It all made sense to her. She didn’t say “Sign me up” or anything, but she understood surprisingly well. But I had to start my drive home, and didn’t have time to continue.

I think slowly, she will begin to understand. I want the missionaries to go over there, but I don’t want her to think I am trying to convert her. I just want her to understand more than anything else.

Here’s hoping!


Anonymous said...

I'm going to have to disagree with you on this point:

He continued, and I looked around at how quiet everything was. Ah, no kids, I realized. All the children and babies were in the nursery. (This is one thing that we need to do in our church.)

I have a 2 year old, and believe me, by the end of sacrament we're both VERY ready for him to go to nursery...but I really think it's important for the little ones to be included in sacrament meeting. They may not understand 99% of what's being said, but they can feel the spirit. It's important for them to feel included in the church, and learn how to behave in sacrament meeting. (That being said, misbehaving children should be removed, no question.)

I have to say, my little guy does pretty well...he's only just turned 2 and he knows to fold his arms and be quiet for prayer, he knows to take only one piece of sacrament bread, and we can keep him quietly entertain himself in the pew most of the time.

April said...

Children need to be removed for the sake of the parents. Every single parent I have seen doesn't pay attention in church, but try to assure their children do. Attending to the kids during such an important time is a sad reality we are faced with.

Children should learn the importance of sacrament meeting, when they are ready to. This means when they are baptized at the age of 8, they should then be allowed to attend sacrament. Same thing with taking the bread and water. People who give them to their children under 8 are simply conditioning them to make it a habit. By having young children go to sacrament meeting and take the bread and water simply to make it a "habit" and condition the children to do both without thinking - it's defying the whole purpose of these sacred events.

Mormon Heretic said...


I always enjoy your church experiences. Mine are so boring....If only I lived in Idaho, I'd definitely come to church with your family....It's definitely much more interesting than my ward.

I have a 3 and 5 year old, and I've just begun listening to sacrament talks again. I really wish there was a nursery, but I also understand "anonymous" comment. You've got to train kids to be reverent somewhere....Besides, with about 45 kids in the nursery, we're already overloaded....

April said...

When I went to baptist church, the few kids I saw were so reverent I didn't even know they were there! I think there would be no problem teaching the children to be reverent after 8 years old. It's not like we should be teaching them to scream and yell and jump around in nursery (or we shouldn't be). And yeah, nursery is already over-loaded. So make another one. Two nursery rooms at once! It's just way too hard to take sacrament seriously when there are screaming children, and their parents who must attend to them.

Mormon Heretic said...

April, my ward already has 3 nurseries. We're having a hard time finding people to staff them, because everybody wants to get away from their own kids, not be stuck with everyone else's kids. (My wife was nursery leader, and I substituted often, for all the flaky members who just decided not to show up, and not tell anybody.)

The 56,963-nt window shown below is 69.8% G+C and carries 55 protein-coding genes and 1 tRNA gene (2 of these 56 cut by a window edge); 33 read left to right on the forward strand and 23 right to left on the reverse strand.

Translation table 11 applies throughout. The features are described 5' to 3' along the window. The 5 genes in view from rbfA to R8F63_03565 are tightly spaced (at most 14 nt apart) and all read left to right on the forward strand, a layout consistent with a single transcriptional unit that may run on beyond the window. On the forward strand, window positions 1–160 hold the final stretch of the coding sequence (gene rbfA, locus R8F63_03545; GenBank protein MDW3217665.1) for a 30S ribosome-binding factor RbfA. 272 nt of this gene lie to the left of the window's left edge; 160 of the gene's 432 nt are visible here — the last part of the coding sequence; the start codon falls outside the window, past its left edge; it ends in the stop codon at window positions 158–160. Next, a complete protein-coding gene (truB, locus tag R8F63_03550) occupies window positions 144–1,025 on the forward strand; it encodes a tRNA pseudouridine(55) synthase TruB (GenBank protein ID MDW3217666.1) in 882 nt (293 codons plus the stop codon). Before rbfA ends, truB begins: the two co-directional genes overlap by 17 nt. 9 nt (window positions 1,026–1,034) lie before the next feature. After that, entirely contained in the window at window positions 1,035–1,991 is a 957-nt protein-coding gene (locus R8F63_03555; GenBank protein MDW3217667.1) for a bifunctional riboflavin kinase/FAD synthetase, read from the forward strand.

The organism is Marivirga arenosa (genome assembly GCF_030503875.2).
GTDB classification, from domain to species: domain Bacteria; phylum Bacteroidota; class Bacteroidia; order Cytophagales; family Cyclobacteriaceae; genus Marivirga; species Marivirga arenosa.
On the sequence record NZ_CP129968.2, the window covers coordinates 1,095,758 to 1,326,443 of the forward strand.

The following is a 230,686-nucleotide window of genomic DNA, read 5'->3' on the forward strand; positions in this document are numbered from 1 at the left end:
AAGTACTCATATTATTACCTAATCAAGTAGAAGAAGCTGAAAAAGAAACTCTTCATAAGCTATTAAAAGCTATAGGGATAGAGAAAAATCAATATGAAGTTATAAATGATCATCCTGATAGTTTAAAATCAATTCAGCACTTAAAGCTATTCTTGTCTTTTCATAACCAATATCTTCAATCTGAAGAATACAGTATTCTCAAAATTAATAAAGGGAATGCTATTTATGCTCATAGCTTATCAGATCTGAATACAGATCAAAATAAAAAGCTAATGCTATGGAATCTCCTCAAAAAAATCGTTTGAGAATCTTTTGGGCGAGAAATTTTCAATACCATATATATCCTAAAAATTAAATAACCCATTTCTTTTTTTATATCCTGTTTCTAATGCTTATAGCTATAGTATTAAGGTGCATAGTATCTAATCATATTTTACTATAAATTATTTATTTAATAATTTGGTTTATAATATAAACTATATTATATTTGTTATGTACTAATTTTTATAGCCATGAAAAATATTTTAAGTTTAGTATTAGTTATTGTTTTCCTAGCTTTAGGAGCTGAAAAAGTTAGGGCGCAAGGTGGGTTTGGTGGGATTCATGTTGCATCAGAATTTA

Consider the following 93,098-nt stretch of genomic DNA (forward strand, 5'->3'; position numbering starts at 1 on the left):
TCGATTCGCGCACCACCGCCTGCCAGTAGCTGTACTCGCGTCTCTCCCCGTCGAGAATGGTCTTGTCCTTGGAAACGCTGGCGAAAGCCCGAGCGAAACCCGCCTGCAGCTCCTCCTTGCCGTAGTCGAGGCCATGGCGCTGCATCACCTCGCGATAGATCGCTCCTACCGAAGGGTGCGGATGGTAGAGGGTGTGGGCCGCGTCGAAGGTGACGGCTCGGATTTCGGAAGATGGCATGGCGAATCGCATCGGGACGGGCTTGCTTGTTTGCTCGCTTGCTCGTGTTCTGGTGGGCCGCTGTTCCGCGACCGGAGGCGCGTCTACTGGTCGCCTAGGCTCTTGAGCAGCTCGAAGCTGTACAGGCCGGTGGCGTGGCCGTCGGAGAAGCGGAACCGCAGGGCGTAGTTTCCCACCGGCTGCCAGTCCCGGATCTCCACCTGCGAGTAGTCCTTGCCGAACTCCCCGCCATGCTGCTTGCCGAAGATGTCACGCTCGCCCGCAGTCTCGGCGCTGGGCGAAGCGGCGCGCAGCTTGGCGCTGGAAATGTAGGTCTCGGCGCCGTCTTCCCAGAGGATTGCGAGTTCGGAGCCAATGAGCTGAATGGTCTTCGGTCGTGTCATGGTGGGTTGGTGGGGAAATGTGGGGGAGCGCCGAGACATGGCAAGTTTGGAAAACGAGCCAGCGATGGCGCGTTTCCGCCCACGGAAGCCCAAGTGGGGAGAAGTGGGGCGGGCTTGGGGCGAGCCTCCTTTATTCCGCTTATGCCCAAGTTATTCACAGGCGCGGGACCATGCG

April said...

Oooh, that's another thing I hate. Why are Mormons so flaky? I show up five minutes early and I'm the first one there to any meeting. My only LDS professor was the most inconsistent, late, absent, person at the U of I. (Still my favorite though. He was awesoeme.) Our bishop(s) miss meetings all the time.

So yes, I see your point. Hmm, maybe we should stop having 14 kids each. That would sure solve some problems.

Mormon heretic said...


I did have a funny experience a while back. We went to San Diego for my brother's wedding at the temple there. Sunday morning, we figured we would just drive around until we found a mormon church.

When we got there, we came inside, and discovered it was a Spanish ward! There were about 15 people there (including us) at the start of sacrament meeting. We had some missionaries and members of the bishopric offer to translate for us, but we declined, and decided just to feel the spirit. We were planning on leaving after the sacrament anyway.

So the meeting started, the bishop is making some announcements, and the congregants are standing up, hugging each other, and generally paying no attention to the bishop. This went on for the entire announcements, and continued after the opening prayer! When the sacrament was passed, there was now about 50 people there. By the end of the sacrament, the chapel was nearly full.

Talk about showing up late for the meeting!!!! My nephew is on a mission in Guatemala, and he said that sounds just like his church meetings.....

Oh, and our ward is so big, if you show up 5 minutes early, you're in the gym (which is usually where we sit.) On fast Sunday, there were 5 baby blessings, so the church was especially jam packed. People who came late couldn't find a seat, and just went home instead... And I still don't understand why the stake president doesn't want to split our ward. Yes we just split 6 months ago (we've split 3 times in 4 years), but still.... The last time we split, it didn't seem like anybody actually left the ward....

April said...

That's hilarious!

Yeah, we usually sit in the gym too. But I think it's because we don't know anyone well enough to sit next to them yet.

You seriously need some people to suck it up and go to the other ward. Frick....